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s  exp:7:0  mantissa:51:29 
In short mode, the floatingpoint operands are 32 bits, and the floating low register is not used. IEEE floatingpoint format is used. In short format, the 11bit exponent is shortened to just 8 bits, and only the most significant 24 bits of the mantissa (including the hidden bit defined by the IEEE format) are used.
31  30  29  28  27  26  25  24  23  22  21  20  19  18  17  16  15  14  13  12  11  10  09  08  07  06  05  04  03  02  01  00  
s  exp:10:0  mantissa:51:32 
In long mode, the floatingpoint operand registers are 64 bits, and the floating low bits are used to access the least significant 32 bits of the operand. IEEE floatingpoint format is used. In long format, the full 11bit exponent is used, and the most significant 21 bits of the mantissa (including the hidden bit defined by the IEEE format) are given here, while the least significant 32 bits are found in FPLOW. To load fpa[1] from with a 64bit floatingpoint number stored in r[3] and r[4], least significant half first, use:
COSET R3,FPLOW COSET R4,FPA1 ; uses FPLOW
The corresponding code to get a 64bit number from fpa[1] into r[3] and r[4] is:
COGET R4,FPA1 ; sets FPLOW COGET R3,FPLOW
Conversion between short and long format may be done by changing the value of the coprocessor operation field in COSTAT between the time a value is put into a floatingpoint operand register and the time it is retrieved.
COGET  N = r[dst]:31  — result is negative  
Z = (r[dst] = 0)  — result is zero  
V = 0  
C = (exp = 11111111111_{2}) — not a number 
In both long and short format, COGET sets the condition codes after reading fpa[0] or fpa[1] to report on the entire floatingpoint number, including that part (if any) loaded into FPLOW. N and Z indicate a negative or zero value, while C is used to report values that are NANs (not a number) or infinity. The overflow conditiion code, V, is always reset. As a result, the signed comparison instructions such as BGT and BLE will correctly report the relationship of the operand to zero.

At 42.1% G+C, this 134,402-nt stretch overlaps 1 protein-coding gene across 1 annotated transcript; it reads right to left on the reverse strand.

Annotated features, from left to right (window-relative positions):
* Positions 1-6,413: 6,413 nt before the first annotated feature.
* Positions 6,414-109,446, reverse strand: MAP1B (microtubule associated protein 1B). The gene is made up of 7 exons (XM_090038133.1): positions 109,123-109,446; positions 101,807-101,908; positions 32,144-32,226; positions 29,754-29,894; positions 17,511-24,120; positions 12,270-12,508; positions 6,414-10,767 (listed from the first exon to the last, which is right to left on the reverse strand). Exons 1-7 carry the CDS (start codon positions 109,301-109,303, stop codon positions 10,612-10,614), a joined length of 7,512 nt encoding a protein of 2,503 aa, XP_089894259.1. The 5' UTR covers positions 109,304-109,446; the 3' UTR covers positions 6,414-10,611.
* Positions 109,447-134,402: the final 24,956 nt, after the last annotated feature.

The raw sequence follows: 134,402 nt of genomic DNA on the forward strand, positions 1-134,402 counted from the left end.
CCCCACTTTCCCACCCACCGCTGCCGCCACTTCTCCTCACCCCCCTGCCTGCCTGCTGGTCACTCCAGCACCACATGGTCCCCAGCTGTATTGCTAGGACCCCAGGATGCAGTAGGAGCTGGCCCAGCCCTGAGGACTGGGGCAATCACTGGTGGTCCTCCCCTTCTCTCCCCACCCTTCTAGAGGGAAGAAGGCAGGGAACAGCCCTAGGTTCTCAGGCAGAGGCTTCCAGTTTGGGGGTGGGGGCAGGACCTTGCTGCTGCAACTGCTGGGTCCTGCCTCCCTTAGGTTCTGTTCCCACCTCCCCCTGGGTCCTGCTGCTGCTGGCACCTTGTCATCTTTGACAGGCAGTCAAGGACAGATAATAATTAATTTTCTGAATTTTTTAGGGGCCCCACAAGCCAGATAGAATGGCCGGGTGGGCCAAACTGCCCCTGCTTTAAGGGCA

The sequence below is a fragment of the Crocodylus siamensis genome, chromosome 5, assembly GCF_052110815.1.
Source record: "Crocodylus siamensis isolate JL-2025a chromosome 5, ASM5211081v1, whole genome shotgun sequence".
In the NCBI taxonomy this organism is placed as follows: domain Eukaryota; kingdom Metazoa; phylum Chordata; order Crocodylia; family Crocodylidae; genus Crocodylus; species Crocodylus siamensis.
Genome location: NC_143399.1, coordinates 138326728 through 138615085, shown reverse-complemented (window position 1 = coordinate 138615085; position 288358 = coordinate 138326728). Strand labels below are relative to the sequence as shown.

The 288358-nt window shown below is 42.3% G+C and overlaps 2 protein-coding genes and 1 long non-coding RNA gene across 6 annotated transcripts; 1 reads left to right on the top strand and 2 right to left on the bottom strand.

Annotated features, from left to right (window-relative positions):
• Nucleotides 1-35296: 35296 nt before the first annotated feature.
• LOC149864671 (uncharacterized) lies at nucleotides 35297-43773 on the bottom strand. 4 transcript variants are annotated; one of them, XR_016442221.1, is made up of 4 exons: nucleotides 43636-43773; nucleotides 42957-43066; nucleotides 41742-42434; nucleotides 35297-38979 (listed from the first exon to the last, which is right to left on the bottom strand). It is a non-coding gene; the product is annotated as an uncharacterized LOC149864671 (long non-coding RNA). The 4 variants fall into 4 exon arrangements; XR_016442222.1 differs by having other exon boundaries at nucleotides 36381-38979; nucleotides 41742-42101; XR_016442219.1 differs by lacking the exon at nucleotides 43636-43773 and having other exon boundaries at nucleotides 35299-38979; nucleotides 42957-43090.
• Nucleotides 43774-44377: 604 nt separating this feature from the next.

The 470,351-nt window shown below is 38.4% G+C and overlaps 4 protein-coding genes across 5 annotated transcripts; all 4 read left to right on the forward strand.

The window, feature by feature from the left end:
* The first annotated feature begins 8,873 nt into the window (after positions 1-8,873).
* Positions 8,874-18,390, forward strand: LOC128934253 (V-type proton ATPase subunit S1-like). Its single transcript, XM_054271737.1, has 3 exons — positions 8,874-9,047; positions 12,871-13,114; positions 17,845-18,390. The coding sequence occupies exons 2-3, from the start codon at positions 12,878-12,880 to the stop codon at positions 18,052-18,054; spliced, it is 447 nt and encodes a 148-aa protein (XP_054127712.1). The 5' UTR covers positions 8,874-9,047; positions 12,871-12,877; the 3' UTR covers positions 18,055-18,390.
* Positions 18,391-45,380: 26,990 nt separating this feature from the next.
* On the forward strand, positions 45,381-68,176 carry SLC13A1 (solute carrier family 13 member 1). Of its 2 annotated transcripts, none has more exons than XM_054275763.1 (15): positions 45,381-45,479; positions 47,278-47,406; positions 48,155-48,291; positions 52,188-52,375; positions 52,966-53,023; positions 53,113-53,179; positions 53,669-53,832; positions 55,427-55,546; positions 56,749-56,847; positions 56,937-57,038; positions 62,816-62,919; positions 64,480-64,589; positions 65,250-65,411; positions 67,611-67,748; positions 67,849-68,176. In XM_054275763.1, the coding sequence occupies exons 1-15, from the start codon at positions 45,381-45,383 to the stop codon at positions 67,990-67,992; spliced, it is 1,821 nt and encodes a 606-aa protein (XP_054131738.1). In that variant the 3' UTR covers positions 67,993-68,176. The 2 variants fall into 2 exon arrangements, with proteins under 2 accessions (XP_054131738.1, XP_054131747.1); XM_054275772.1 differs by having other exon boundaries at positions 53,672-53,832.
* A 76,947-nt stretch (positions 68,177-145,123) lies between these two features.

Several simple floatingpoint operations are initiated by getting coprocessor register numbers 4 through 15. That is, the coprocessor register number is used partially to select one of the floatingpoint accumulators and partly as a coprocessor operation code.
07  06  05  04  03  02  01  00  15  14  13  12  11  10  09  08  
0 0 0 1  dst (0)  0 0 1 1  op  fr  COGET  dst,src  r[dstx] = op(co[fr]) 
To conform with the register numbers described in Section 15.1, op=000_{2} gives access to COSTAT and FPLO, and op=001_{2} gives access to fpa[fr] (that is, fpa[0] and fpa[1]). This leaves a total of 6 additional operations that can be initiated by COGET to operate on the selected floating point accumulator.
The following operations done by COGET are defined. None of these change the contents of the floatingpoint accumulators. These instructions may stall the CPU, preventing it from executing additional instructions if the floatingpoint unit is busy with a previously initiated computation. Because the floatingpoint accumulators have register numbers 2 and 3, the definitions provided in float.h are off by two from the actual values of the floatingpoint op field. This allows these values to be added to the accumulator numbers to form the operation code:
FPNEG =: 2 ; op = 010  negate FPABS =: 4 ; op = 011  absolutevalue
COGET dst,FPAx+FPNEG retrieves the negated floatingpoint value of a floatingpoint accumulator, setting the condition codes to report on the result (see Section 1.3.3). In long mode, FPLOW is also set to hold the low bits of the result.
For example, in long mode, the value in fpa[0] may negated and loaded into the double register r[3]r[4] as follows:
COGET R4,FPA1+FPNEG ; high half COGET R3,FPLOW ; low half
The value in fpa[0] can be negated and moved it to fpa[1] via r[1], in either short or long mode, as follows:
COGET R1,FPA0+FPNEG COSET R1,FPA1
To negate the short floatingpoint value in r[3] without using the floatingpoint unit, the following instruction sequence will work:
CMP R1,R1 ; this always sets C ADJUST R3,CMSB ; toggle the sign bit